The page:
Is marketing’s reliance on social media compromising our ability to capture attention in the future?

Are we sustainably tapping into people’s attention by aligning with social media platforms or could we be putting our future marketing efforts at risk? Rebecca den Braber asks the question.

For as long as advertising has existed, marketers have been trying new and innovative ways to capture people’s attention. And they’re not alone. Media platforms have been doing the same thing tweaking ad formats, length and algorithms to work out exactly how to grab and hold people’s attention. With the proliferation of data, this has become an even more exact science.

Given that, it makes sense for advertisers to align with platforms with the best ability to capture people’s attention. But what if those finely tuned concentration-stealing platforms are actually messing with people’s attention to the point where one day, brands won’t be able to get through to anyone, no matter how hard they try?

That’s the argument of British author Johann Hari whose latest book Stolen Focus explains why so many of us are struggling to pay attention these days.

Spurred on by his teenage nephew’s inability to switch off his phone or tablet, and his own challenges with staying focused, Hari set out to discover what was to blame.

Speaking on the Imperfects Podcast, Hari recounts a conversation with MIT Professor Earl K. Miller, one of the world’s top neuroscientists. Professor Miller explained that the human brain can only consciously think about one or two things at a time yet with the mass adoption of social media, somehow, many of us believe we can follow multiple forms of media at any moment.

Have you ever found yourself watching TV, scrolling through Instagram and chatting to your partner? I know I have. In industry terms, we’ve called this multi-screening and deployed it as a marketing tactic to ironically capture more of our consumer attention by intercepting this very behaviour.

Research, however, has consistently shown that when we think we are multitasking, instead we’re juggling quickly between the tasks. And when we do that, we’re not doing any of those tasks competently. We’re making more mistakes and remembering less of what we do.

The fear of missing out sees us regularly engaging in this behaviour and the result is that nothing much is going into our brains and staying there.

For advertisers looking to build meaningful connections with consumers and encode long term memories, this is seriously bad news.

In this climate, we can try more creative, different creative, increase the frequency of the ads etcetera. But by doing that, we might just be helping to feed a system that will ultimately make our efforts null and void.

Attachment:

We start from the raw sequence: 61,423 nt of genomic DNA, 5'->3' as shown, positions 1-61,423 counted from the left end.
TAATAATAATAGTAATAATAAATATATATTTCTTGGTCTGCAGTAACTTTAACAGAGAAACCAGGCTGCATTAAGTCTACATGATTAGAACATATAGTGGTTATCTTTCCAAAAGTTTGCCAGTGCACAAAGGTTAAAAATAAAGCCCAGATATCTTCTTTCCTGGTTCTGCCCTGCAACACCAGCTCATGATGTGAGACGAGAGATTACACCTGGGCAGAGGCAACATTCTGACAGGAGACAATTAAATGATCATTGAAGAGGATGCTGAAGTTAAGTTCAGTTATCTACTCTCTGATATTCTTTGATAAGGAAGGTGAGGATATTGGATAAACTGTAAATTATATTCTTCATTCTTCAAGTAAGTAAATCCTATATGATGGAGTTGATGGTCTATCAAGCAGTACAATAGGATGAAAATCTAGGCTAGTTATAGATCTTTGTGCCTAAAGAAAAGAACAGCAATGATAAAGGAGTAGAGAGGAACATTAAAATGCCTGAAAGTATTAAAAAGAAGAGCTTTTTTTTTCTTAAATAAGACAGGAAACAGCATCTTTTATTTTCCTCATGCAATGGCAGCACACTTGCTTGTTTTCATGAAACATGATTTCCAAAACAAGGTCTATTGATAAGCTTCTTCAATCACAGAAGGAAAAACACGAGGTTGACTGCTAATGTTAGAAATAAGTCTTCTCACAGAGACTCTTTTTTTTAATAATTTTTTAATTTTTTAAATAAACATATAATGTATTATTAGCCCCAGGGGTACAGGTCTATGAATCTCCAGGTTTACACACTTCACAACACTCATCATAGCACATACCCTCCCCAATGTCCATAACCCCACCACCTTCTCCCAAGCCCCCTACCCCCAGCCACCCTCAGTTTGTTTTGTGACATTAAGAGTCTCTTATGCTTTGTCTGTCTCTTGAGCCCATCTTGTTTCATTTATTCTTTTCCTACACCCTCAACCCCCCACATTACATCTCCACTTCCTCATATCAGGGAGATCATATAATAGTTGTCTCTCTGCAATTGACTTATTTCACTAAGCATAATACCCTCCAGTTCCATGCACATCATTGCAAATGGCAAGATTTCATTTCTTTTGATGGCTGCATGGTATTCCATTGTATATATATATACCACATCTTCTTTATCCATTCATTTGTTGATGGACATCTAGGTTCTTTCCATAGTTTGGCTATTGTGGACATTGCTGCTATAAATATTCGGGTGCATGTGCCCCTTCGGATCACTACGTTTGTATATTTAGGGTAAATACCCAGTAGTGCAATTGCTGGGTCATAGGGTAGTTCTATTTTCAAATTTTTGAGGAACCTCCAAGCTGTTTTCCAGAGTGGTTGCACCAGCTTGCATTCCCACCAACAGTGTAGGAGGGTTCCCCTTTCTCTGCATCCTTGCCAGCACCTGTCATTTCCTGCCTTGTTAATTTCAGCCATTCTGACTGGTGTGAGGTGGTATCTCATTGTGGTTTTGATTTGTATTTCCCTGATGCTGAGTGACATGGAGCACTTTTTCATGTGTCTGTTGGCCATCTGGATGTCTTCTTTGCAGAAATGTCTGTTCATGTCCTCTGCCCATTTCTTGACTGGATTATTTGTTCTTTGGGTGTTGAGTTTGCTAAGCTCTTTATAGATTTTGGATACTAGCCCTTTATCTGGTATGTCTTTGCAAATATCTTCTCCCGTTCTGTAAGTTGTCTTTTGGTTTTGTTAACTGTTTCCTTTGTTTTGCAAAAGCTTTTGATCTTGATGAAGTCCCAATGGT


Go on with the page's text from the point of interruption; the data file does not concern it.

So what’s the solution?

An individual digital detox could help to break the habit and free up your attention to take in advertising messages. But what’s the likelihood your entire target audience is going to do that before you launch your next campaign?

Besides, Hari says individual action isn’t enough. Instead, the whole structure around us has to change.

For advertisers, that’s a tough one. The fear of missing out is an inherent human trait whether you’re wearing your consumer hat or a marketing one. If every other brand is competing for the remnants of consumer attention, why would you be the odd one out that isn’t?

From an agency point of view, I don’t know that we can say to our clients, “No more advertising on these channels and here are the reasons”. But we should start talking about weaning ourselves off this style of marketing because the long-term damage it is doing to people’s attention is going to hurt us all in the long run.

There is absolutely a role for social media but in the context of an attention economy, the current levels of investment are disproportionate to the longer-term return on attention which most marketers would agree is necessary for building sustainable brands.

Much like boycotts of other media platforms in recent years, there needs to be a movement supported by influential brands to really affect change. Only then can we come together to change the way we use media to future proof our efforts.

And there are plenty of alternatives to consider. For starters, we could lean into the innovation happening in our own backyard across local media. The pandemic has brought a focus to buying local and supporting local communities. There’s no reason why we can’t apply that to media as well. The flow-on effect would be the creation of more and better-quality content that will, in turn, provide us with more advertising opportunities. And that will help us to connect with people in better deeper ways.

We need to find a more sustainable approach to media otherwise in 10 years’ time, we could be looking back on this moment wishing we hadn’t torched the attention capacity of the people we’re trying to build genuine connections with.

Rebecca den Braber is the head of digital, data & technology at Hatched. She will be appearing on a panel at this year’s Mumbrella360 event in July.

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